South: Ground dried up nicely

I came back from holiday in mid – March to find everybody drilling madly and fertiliser going on everywhere. When I left I thought it would be weeks before anybody would be able to get back on the ground again, and news of 75mm rain during the first week I was away compounded that resign.

But it’s amazing what a few days of desiccating north-easterly winds can do. The water had also drained through the profile quite well too so generally speaking the soil structures seem to be in pretty good shape.

None of the crops, though, had moved at all, or if anything had gone backwards. Winter rape was a miserable purple colour and had not responded to any applied nitrogen. Pigeons have been a nuisance in some areas, but in general there is still a plant and I have every faith in the crop’s ability to compensate, especially after last year.

I have heard some reports where some plants have died due to waterlogging, but fortunately they are few and far between. Any outstanding fungicide recommendations I have told people to hold off until stem extension, if appropriate.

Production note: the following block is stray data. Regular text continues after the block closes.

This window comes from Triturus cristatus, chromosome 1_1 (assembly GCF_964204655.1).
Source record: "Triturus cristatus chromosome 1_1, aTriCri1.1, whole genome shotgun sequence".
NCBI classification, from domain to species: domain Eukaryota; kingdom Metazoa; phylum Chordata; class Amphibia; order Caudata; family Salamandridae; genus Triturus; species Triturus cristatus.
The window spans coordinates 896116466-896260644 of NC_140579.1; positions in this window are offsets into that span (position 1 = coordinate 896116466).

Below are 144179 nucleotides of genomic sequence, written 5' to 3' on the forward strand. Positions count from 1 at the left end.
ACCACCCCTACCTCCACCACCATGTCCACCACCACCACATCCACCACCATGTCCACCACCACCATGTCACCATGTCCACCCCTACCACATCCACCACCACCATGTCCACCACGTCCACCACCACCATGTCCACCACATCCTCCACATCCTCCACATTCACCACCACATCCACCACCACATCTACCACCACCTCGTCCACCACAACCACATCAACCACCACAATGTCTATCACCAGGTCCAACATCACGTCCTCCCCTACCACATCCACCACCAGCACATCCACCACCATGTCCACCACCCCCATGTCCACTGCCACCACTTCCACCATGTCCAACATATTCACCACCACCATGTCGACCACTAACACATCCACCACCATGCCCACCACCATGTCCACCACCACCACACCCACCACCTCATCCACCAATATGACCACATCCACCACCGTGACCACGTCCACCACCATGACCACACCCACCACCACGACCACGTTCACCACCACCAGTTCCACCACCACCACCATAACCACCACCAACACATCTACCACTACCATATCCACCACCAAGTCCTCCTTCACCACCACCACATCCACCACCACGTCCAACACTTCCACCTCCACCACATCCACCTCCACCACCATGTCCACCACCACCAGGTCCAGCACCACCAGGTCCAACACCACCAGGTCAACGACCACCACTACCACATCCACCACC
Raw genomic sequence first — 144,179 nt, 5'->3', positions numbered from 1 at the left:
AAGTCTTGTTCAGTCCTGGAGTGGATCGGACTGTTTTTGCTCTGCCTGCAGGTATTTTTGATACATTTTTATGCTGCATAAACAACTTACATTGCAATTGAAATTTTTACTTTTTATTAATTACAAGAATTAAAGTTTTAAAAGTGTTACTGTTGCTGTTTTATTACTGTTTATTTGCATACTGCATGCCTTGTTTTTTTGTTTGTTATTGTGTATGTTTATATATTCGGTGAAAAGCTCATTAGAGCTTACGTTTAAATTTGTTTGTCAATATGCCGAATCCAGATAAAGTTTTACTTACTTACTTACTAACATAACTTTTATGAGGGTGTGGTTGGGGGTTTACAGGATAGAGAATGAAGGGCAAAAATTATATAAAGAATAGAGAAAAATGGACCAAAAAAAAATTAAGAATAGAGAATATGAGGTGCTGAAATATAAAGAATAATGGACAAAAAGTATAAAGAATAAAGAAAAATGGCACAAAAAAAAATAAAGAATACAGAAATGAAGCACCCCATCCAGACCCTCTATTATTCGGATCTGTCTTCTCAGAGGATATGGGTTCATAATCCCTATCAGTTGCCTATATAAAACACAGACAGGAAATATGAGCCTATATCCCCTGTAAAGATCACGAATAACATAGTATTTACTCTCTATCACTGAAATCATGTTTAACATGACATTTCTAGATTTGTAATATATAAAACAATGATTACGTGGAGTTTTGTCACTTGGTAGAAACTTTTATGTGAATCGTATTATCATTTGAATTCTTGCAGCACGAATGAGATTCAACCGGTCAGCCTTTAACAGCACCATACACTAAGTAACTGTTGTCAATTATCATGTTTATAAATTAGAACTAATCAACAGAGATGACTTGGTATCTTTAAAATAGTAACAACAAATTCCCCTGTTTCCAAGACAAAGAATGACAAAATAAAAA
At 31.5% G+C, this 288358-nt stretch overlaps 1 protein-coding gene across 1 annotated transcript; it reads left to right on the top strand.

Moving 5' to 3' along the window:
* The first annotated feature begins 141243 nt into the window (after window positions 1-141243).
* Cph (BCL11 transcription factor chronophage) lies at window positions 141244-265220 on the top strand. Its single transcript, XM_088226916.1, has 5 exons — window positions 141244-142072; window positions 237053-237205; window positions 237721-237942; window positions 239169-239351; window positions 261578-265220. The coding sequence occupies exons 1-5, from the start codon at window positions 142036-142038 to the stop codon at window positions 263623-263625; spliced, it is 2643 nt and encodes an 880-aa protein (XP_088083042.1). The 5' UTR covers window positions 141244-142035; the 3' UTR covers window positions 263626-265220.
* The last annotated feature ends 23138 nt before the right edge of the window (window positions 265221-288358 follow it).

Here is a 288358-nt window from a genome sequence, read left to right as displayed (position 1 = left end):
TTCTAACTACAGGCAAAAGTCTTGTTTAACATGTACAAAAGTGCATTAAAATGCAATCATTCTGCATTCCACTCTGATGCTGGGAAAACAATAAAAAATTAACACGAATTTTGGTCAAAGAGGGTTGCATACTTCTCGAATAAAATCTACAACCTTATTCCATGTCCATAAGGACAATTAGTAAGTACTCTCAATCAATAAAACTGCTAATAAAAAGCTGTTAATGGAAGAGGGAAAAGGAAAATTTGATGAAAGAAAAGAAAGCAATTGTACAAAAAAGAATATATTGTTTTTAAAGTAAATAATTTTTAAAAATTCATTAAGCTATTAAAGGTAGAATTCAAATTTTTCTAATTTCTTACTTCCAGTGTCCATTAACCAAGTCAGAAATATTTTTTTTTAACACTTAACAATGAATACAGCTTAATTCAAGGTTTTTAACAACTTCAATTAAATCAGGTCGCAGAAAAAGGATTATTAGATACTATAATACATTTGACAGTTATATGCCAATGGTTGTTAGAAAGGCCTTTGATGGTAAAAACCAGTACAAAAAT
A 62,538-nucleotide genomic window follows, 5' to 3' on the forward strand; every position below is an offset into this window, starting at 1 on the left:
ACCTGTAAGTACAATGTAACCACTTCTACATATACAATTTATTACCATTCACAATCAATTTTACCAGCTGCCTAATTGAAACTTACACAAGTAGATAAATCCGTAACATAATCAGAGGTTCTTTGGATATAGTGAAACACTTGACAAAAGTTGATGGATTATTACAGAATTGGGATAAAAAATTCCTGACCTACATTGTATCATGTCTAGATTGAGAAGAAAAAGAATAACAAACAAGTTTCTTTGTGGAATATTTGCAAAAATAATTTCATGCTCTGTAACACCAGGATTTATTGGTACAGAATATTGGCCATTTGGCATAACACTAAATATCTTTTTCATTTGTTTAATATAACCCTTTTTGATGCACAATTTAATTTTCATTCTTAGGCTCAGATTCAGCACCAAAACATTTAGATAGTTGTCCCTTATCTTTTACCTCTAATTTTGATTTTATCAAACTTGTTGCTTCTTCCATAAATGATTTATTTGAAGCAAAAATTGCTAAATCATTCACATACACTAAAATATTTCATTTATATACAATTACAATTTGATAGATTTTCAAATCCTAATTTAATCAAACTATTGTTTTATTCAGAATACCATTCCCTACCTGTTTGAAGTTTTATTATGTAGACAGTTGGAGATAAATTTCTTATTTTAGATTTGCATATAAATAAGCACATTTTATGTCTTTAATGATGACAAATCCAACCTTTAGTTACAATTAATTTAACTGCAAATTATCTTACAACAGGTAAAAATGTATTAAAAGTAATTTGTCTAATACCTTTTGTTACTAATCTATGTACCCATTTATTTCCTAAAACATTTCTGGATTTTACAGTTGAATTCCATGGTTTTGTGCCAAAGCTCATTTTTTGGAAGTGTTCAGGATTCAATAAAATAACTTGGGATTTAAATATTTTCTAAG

As far as cereals are concerned, I have just been making sure outstanding autumn herbicides are still ok to go ahead and most crops will by now have had their first nitrogen  and sulphur. I have not seen one speck of yellow rust anywhere.

I love the way these rumours take hold. By the time this goes to press I might have started my first PGR tickets on the most forward of my wheats but at the moment I have seen nothing that causes me any alarm on that front.

I have a feeling that by the time this comes out things will have changed dramatically. The recent rains combined with the rise in daytime temperatures will have woken these hungry crops up to a nice supply of readily available nitrogen. As I write I can see the crops changing colour almost by the hour. Better get my skates on.

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